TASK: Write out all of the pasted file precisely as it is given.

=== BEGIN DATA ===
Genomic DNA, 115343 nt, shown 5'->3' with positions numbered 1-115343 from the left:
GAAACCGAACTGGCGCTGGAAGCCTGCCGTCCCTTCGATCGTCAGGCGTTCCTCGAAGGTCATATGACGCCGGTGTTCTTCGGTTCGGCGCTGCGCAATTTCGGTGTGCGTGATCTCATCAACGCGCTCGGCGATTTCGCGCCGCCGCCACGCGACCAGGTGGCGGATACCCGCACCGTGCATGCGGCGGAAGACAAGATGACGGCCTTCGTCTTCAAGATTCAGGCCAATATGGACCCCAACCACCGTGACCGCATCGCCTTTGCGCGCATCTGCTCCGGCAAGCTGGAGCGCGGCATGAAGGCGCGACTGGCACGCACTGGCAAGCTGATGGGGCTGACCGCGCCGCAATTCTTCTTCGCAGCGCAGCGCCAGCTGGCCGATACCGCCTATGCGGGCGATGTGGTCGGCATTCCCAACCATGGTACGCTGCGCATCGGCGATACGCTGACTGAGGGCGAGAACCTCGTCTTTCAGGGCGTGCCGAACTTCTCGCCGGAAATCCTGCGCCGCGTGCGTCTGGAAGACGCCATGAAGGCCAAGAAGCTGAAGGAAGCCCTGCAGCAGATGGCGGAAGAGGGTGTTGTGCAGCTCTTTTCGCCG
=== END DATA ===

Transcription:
Genomic DNA, 115343 nt, shown 5'->3' with positions numbered 1-115343 from the left:
GAAACCGAACTGGCGCTGGAAGCCTGCCGTCCCTTCGATCGTCAGGCGTTCCTCGAAGGTCATATGACGCCGGTGTTCTTCGGTTCGGCGCTGCGCAATTTCGGTGTGCGTGATCTCATCAACGCGCTCGGCGATTTCGCGCCGCCGCCACGCGACCAGGTGGCGGATACCCGCACCGTGCATGCGGCGGAAGACAAGATGACGGCCTTCGTCTTCAAGATTCAGGCCAATATGGACCCCAACCACCGTGACCGCATCGCCTTTGCGCGCATCTGCTCCGGCAAGCTGGAGCGCGGCATGAAGGCGCGACTGGCACGCACTGGCAAGCTGATGGGGCTGACCGCGCCGCAATTCTTCTTCGCAGCGCAGCGCCAGCTGGCCGATACCGCCTATGCGGGCGATGTGGTCGGCATTCCCAACCATGGTACGCTGCGCATCGGCGATACGCTGACTGAGGGCGAGAACCTCGTCTTTCAGGGCGTGCCGAACTTCTCGCCGGAAATCCTGCGCCGCGTGCGTCTGGAAGACGCCATGAAGGCCAAGAAGCTGAAGGAAGCCCTGCAGCAGATGGCGGAAGAGGGTGTTGTGCAGCTCTTTTCGCCG